The Second Secretary of Embassy in China (Drumright) to the Ambassador in China (Gauss)50

No. 28

Sir: Referring to my despatch No. 10, January 24, 1944, on the subject “Kuomintang-Communist Relations”,51 I have the honor to report that when General Li Kun-kang, General Hu Tsung-nan’s Chief of Staff, made a courtesy call on me this afternoon we had a long conversation in regard to the communist problem.

General Li, while seemingly very frank on the subject, really told me nothing that I have not already heard and reported to the Embassy. He recounted all the various charges against the communists that are commonly made, termed them “traitors” and “organized bandits”, depreciated their military strength, asserted that they are hated by the people of north Shensi and north China because of their exactions, declared that the communists are facing a supply crisis in north Shensi at present, said that many of the youth who went to Yenan five or six years ago with great hopes in the communists are now fleeing from their soviet associations, asserted that the communists are only “shadow fighting” with the Japanese, etc., etc.

General Li said that the Central Government is still pursuing a policy of magnanimity toward the communists, a policy that is too liberal and “soft” in the eyes of most Chinese military officers. In the course of the conversation he stressed the point that the Central authorities still hope to solve the communist problem by political and pacific means, not by warfare.

General Li said that the communists continue to transfer troops into north Shensi. While he did not refer to any figures he said that these troops were coming from all parts of north China and are the cream of the communist forces. General Li said that intelligence reports [Page 327] have been received of communist collusion with the Japanese, but that there is little evidence behind these reports. He added, however, that the manner in which the Chinese communists are withdrawing their best troops from the Japanese-occupied areas inevitably suggests that the communists have some kind of working agreement with the Japanese.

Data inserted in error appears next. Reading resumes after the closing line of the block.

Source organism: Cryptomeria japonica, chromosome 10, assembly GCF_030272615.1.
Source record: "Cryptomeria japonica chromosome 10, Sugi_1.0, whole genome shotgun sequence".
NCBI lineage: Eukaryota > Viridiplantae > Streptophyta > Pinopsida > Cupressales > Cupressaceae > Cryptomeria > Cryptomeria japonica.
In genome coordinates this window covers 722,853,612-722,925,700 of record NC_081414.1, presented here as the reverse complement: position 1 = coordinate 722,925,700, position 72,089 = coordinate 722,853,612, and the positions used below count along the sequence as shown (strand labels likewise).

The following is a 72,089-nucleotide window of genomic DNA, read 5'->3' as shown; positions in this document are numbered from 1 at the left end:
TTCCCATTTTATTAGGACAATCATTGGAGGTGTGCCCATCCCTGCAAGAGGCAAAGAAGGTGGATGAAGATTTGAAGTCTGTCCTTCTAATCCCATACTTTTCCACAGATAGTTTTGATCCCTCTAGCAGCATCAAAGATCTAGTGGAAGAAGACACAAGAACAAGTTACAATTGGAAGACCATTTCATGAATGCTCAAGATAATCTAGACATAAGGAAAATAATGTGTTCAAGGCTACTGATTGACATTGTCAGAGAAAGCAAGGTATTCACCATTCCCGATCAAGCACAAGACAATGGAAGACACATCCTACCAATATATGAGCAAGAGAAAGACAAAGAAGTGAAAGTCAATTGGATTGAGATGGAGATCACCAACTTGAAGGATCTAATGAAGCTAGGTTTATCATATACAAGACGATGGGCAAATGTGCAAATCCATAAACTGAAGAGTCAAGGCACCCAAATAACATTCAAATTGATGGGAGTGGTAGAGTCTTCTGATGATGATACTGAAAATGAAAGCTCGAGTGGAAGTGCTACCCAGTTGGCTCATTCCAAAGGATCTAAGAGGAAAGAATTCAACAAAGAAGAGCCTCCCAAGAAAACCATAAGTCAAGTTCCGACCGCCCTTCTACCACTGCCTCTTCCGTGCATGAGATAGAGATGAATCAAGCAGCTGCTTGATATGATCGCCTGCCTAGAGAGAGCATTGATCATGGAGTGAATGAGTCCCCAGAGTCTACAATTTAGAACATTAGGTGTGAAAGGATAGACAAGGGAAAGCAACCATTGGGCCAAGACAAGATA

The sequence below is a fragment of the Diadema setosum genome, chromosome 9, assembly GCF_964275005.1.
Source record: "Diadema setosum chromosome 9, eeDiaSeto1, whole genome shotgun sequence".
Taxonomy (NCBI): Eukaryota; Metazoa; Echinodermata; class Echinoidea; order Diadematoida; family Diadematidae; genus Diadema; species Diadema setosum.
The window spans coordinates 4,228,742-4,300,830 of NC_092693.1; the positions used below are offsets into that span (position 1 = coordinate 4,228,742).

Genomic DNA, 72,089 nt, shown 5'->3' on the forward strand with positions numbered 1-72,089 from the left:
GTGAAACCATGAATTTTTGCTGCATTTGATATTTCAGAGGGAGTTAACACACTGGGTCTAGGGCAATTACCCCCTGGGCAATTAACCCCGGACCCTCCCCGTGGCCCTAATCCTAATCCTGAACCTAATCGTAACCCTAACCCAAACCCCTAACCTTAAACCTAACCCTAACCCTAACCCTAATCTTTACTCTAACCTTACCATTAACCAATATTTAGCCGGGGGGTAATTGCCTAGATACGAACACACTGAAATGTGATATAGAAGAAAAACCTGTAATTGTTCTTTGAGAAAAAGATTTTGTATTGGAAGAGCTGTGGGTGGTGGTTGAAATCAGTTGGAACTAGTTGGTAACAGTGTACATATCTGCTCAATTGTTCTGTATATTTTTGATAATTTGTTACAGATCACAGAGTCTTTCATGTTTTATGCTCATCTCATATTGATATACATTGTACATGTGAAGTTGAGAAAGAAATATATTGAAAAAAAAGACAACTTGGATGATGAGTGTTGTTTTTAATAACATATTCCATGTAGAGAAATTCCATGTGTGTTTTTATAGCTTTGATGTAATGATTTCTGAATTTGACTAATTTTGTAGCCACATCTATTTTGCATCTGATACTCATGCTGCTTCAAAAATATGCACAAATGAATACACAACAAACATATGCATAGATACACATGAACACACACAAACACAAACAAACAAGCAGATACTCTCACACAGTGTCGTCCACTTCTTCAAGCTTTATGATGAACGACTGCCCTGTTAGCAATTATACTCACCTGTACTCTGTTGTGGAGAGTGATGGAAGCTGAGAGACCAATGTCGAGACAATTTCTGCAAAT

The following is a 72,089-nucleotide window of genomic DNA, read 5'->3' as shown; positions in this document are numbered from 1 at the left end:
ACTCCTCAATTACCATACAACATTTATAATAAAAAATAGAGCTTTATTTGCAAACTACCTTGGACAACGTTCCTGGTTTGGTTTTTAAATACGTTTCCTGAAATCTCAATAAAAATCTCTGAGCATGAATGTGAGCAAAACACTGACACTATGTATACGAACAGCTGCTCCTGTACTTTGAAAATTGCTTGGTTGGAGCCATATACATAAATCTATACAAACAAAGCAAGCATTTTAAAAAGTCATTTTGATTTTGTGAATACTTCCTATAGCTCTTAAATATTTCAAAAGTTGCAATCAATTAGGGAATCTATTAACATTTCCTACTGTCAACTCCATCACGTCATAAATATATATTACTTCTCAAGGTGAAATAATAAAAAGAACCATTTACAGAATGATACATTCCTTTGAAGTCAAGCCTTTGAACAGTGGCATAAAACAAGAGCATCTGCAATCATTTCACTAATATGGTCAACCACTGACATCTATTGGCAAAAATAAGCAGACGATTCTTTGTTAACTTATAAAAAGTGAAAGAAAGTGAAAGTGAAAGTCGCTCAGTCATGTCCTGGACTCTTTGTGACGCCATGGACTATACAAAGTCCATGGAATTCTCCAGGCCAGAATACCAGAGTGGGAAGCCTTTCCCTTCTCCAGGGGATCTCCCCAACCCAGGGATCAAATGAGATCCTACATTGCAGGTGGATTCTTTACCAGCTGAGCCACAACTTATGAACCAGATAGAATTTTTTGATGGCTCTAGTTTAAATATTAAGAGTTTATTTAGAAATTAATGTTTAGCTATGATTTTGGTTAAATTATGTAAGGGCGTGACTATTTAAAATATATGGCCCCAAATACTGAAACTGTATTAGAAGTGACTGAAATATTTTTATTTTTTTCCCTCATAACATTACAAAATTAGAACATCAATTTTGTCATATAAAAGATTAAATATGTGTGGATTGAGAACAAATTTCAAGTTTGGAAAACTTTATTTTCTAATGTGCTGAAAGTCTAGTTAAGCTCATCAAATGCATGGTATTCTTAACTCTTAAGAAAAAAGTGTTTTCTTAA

General Li repeated the oft-told report of dissension in the communist ranks and said that Mao Tse-tung is resorting to high-handed measures to maintain his supremacy in Yenan. Contrary to the report carried in my reference despatch, General Li said that Chou Enlai (whom he termed a liberal communist) is still in prison in Yenan, a victim of Mao’s policy. Like many another Central Government official, General Li seemed to entertain the notion that China’s communist problem might in the final analysis be solved by a collapse from within.

Several times during the course of the conversation I referred to Government-communist relations as being very “critical”. General Li did not refute this description of the present state of relations. In this connection he said that there are no Central Government representatives in Yenan (he professed to know nothing about the person by the name of Ho mentioned in my reference despatch) and he said that absolutely no negotiations are now going on between the two sides.

During the course of the conversation which lasted for upwards of an hour I asked General Li whether there was anything the United States could do to assist in solving the Government-communist crisis. General Li replied that a number of American newspapermen, deceived by communist propaganda—which he admitted to be very excellent—had encouraged the Chinese communists to take a strong stand because of the good press they had received in the United States. He went on to add that accurate reporting of the communist problem by American correspondents might have a beneficial effect on American public opinion. I made no comment on this suggestion.

General Li expressed the view that there is now no direct relationship between the Chinese communists and the U.S.S.R. When I raised the question of the Tass correspondents reported to be in Yenan, General Li rejoined that they had left for the Soviet Union toward the end of last year.

I might comment that while General Li made no effort to conceal his hostility toward the Chinese communists (a trait of most Chinese military officers with whom I have come in contact), I could detect nothing in his conversation which seemed to suggest that the high command in Shensi plans to set in motion an offensive against the communists in north Shensi in the near future.

Respectfully yours,

Everett F. Drumright
  1. Copy transmitted to the Department by the Ambassador in his despatch No. 2206, February 21; received March 6.
  2. Not printed, but see despatch No. 2100, February 1, from the Ambassador in China, p. 316.